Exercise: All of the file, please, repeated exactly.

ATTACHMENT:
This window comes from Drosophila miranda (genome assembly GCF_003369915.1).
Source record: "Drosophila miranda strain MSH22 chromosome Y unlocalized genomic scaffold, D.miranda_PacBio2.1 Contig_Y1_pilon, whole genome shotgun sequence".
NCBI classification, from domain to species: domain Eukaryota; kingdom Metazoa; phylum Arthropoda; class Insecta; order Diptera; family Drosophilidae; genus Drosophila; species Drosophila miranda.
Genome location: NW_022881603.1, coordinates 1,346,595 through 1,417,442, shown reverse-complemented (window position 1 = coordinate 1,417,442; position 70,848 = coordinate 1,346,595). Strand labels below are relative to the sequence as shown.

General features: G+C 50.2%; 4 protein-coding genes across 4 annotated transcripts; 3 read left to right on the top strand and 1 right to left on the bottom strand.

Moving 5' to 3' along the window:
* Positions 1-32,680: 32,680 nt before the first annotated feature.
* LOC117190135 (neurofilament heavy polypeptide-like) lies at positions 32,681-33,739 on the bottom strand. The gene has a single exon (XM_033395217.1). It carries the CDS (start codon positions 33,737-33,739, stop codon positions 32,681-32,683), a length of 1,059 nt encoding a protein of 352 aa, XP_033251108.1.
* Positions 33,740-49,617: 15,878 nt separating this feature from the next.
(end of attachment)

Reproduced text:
This window comes from Drosophila miranda (genome assembly GCF_003369915.1).
Source record: "Drosophila miranda strain MSH22 chromosome Y unlocalized genomic scaffold, D.miranda_PacBio2.1 Contig_Y1_pilon, whole genome shotgun sequence".
NCBI classification, from domain to species: domain Eukaryota; kingdom Metazoa; phylum Arthropoda; class Insecta; order Diptera; family Drosophilidae; genus Drosophila; species Drosophila miranda.
Genome location: NW_022881603.1, coordinates 1,346,595 through 1,417,442, shown reverse-complemented (window position 1 = coordinate 1,417,442; position 70,848 = coordinate 1,346,595). Strand labels below are relative to the sequence as shown.

General features: G+C 50.2%; 4 protein-coding genes across 4 annotated transcripts; 3 read left to right on the top strand and 1 right to left on the bottom strand.

Moving 5' to 3' along the window:
* Positions 1-32,680: 32,680 nt before the first annotated feature.
* LOC117190135 (neurofilament heavy polypeptide-like) lies at positions 32,681-33,739 on the bottom strand. The gene has a single exon (XM_033395217.1). It carries the CDS (start codon positions 33,737-33,739, stop codon positions 32,681-32,683), a length of 1,059 nt encoding a protein of 352 aa, XP_033251108.1.
* Positions 33,740-49,617: 15,878 nt separating this feature from the next.